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A self-drive safari is one of the best ways to explore Botswana. See below for planning tips, maps, itineraries, car rental and more.
Botswana Self-Drive Safari Routes Map
A self-drive safari in Botswana with your own 4×4 is one of the best ways to explore the country.
A self-drive safari in Botswana involves driving between parks, camping within them and going on game drives from the campsite. Often an early game drive at first light, return to camp for a late breakfast, relax and read some books, before heading out again after the heat of the day has passed. Return at dark for a braai (barbecue). To get a full idea of what to expect on a self-drive safari, read the travel adventure book I wrote, No Footprints in the Night: On Safari in Botswana*.
How to Organise a Self-Drive Safari in Botswana
Tips for how to Organise a Self-Drive Safari in Botswana
- Get the Tracks4Africa Botswana* road map.
- Rent an equipped 4×4* in Maun or Kasane or Gaborone.
- Don’t plan to drive too far in one day – you shouldn’t drive in the dark, some rental companies enforce a speed limit of 100 km/hr on the main roads, and on thick sand you might only drive at 15 km/hr.
- Spend an extra day between long periods in the wilderness to allow for delays, detours or car problems.
- Some key campsites such as Savuti and the popular Moremi campsites do get full so book these far in advance.
- It’s best to book all national park campsites and pay park fees in advance
- To save on banking fees get a Wise Card*, they have Botswanan Pula, very low conversion fees and you avoid ATM charges for your first several withdrawals per month.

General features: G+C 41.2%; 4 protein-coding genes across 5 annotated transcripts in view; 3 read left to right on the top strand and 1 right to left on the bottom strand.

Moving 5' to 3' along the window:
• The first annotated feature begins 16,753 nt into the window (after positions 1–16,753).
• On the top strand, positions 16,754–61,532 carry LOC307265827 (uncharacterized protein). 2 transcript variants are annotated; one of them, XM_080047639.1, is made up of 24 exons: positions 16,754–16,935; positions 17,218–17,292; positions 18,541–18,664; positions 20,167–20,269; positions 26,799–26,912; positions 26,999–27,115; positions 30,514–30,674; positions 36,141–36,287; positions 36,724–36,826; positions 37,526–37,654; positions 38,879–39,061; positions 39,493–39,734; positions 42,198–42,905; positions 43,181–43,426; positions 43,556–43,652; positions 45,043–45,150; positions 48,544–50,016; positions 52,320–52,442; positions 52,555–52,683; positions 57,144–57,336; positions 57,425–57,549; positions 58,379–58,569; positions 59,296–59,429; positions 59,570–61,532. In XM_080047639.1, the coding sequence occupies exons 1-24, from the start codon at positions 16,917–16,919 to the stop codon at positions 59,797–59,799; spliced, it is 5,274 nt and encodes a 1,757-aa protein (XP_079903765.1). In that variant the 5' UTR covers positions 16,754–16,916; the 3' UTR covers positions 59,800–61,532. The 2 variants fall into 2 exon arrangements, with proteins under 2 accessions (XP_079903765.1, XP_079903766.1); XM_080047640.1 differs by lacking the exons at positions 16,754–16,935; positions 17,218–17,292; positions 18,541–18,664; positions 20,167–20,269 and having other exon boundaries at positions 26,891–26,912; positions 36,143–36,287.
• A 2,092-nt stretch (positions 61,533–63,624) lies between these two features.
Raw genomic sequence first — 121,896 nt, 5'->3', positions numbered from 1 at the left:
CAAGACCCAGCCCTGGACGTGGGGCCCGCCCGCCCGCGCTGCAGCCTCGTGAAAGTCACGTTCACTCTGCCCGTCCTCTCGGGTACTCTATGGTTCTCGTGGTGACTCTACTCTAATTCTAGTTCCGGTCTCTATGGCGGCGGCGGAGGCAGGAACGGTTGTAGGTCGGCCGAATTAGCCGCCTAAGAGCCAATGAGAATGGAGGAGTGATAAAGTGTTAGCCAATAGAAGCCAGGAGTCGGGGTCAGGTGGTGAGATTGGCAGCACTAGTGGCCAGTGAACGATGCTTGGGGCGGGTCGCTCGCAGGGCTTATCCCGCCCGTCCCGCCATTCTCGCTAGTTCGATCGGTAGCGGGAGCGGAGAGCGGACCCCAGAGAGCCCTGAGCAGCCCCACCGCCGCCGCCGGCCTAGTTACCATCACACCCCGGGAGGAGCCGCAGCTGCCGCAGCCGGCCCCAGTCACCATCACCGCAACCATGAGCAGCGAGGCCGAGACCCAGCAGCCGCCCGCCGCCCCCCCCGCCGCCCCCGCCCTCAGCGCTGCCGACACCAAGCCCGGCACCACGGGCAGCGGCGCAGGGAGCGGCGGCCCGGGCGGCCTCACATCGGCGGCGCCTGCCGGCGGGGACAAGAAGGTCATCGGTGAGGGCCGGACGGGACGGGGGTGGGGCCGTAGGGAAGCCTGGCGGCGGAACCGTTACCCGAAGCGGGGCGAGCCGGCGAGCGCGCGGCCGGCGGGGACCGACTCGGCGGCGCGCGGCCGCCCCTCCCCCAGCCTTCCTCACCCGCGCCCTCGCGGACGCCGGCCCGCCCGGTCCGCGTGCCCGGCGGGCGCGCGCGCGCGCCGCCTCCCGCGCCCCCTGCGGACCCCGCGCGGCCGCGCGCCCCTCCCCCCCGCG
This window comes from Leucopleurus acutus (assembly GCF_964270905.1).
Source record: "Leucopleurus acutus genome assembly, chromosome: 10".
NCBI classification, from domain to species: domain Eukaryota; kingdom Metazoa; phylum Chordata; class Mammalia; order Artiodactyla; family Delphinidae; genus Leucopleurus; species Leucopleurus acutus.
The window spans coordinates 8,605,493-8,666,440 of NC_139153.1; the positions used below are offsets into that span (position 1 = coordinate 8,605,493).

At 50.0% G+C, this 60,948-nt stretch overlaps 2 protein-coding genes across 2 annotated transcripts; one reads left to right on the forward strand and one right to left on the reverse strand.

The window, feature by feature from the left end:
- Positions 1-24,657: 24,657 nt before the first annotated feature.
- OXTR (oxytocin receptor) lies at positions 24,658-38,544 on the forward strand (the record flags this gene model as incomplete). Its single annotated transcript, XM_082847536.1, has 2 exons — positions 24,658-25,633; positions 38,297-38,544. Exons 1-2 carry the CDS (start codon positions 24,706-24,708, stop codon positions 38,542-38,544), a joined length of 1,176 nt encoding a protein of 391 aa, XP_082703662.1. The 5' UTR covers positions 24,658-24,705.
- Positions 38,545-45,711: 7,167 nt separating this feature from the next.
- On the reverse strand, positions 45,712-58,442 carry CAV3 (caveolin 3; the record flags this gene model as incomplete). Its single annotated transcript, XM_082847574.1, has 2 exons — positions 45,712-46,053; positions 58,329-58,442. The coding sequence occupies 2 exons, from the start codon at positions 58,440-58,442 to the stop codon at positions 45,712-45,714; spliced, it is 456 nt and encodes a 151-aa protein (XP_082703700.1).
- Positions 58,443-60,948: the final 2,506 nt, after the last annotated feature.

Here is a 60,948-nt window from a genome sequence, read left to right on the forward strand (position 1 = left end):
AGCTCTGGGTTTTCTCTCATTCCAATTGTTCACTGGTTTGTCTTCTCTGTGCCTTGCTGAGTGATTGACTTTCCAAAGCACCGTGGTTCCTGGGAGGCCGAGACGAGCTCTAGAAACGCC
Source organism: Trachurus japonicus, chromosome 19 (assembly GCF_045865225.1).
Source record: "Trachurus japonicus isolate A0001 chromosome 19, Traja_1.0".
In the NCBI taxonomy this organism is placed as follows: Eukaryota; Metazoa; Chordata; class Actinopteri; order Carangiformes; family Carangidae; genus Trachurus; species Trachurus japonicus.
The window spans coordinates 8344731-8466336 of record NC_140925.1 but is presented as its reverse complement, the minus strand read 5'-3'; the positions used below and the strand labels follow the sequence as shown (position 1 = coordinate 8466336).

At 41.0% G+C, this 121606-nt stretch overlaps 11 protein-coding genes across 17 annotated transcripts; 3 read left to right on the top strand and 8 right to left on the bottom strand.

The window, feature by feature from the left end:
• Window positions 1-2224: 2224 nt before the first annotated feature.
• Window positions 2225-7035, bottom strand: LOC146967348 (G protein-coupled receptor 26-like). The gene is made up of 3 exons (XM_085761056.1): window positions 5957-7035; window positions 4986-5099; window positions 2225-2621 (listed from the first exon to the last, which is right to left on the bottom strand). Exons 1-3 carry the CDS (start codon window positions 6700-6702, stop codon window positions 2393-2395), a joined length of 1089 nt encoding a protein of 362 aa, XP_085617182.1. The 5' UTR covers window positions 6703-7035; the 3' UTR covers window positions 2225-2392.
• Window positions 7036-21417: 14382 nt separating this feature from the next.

- The parks are generally busier during South African holidays while Khutse Game Reserve gets busy on weekends.
- You’ll have down time in the middle of the day, find the best books to read while in Botswana.
- If you want to find out what it’s really like on safari in Botswana, read my book*.
- Make sure you have travel insurance* to protect you in case of holiday cancellations or lost luggage.
Organising a Self-Drive Safari in Botswana
On a self-drive safari in Botswana, the most important things to organise in advance are your vehicle and campsite bookings within the National Parks:
- Tips on renting a 4×4 car in Botswana
- Gear needed to equip your own 4×4 vehicle
- How to book campsites
- Best time of year to visit Botswana
- Best National Parks in Botswana
To decide which campsites you need to book you first need to decide how long you want to go for, when you want to go, where you want to go and plan your itinerary. The Tracks4Africa Botswana Map* is the best road map of Botswana and an essential planning guide. It shows all the roads and tracks clearly, along with distances, driving times and helpful annotations.
Below we suggest three itineraries for great self-drive safaris, exploring the north, the dry south and the central sections of Botswana. We also give tips about safety in Botswana and where to find supplies. For more specific details on places in Botswana, visit our individual articles:
- Khutse Game Reserve
- Central Kalahari Game Reserve
- The Botswanan Salt Pans
- Kubu Island
- Makgadikgadi Pans National Park
- Nxai Pan National Park
- Moremi Game Reserve
- Chobe National Park
- Khama Rhino Sanctuary
Or, read an overview of national parks in Botswana, a guide to camping in Botswana (including fees, locations and how to book), our 45-day road trip through Botswana or what gear to bring on a Botswanan Safari. (coming soon)
Best time of year to Self-Drive in Botswana